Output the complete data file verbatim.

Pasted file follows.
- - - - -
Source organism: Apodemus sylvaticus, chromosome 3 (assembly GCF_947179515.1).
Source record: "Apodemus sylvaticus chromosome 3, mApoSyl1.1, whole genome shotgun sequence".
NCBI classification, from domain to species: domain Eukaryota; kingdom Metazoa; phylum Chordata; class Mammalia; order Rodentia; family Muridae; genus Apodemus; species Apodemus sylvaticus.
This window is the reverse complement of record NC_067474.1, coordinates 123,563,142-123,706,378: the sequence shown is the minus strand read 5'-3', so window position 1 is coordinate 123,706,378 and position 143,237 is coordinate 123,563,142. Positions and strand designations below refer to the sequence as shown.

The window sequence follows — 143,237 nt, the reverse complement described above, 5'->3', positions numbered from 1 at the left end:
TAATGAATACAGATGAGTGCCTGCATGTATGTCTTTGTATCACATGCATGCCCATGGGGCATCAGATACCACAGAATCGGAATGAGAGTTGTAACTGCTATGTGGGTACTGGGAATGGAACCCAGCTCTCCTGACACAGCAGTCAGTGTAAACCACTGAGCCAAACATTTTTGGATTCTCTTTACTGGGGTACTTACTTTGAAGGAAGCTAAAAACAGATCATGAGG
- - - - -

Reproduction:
Source organism: Apodemus sylvaticus, chromosome 3 (assembly GCF_947179515.1).
Source record: "Apodemus sylvaticus chromosome 3, mApoSyl1.1, whole genome shotgun sequence".
NCBI classification, from domain to species: domain Eukaryota; kingdom Metazoa; phylum Chordata; class Mammalia; order Rodentia; family Muridae; genus Apodemus; species Apodemus sylvaticus.
This window is the reverse complement of record NC_067474.1, coordinates 123,563,142-123,706,378: the sequence shown is the minus strand read 5'-3', so window position 1 is coordinate 123,706,378 and position 143,237 is coordinate 123,563,142. Positions and strand designations below refer to the sequence as shown.

The window sequence follows — 143,237 nt, the reverse complement described above, 5'->3', positions numbered from 1 at the left end:
TAATGAATACAGATGAGTGCCTGCATGTATGTCTTTGTATCACATGCATGCCCATGGGGCATCAGATACCACAGAATCGGAATGAGAGTTGTAACTGCTATGTGGGTACTGGGAATGGAACCCAGCTCTCCTGACACAGCAGTCAGTGTAAACCACTGAGCCAAACATTTTTGGATTCTCTTTACTGGGGTACTTACTTTGAAGGAAGCTAAAAACAGATCATGAGG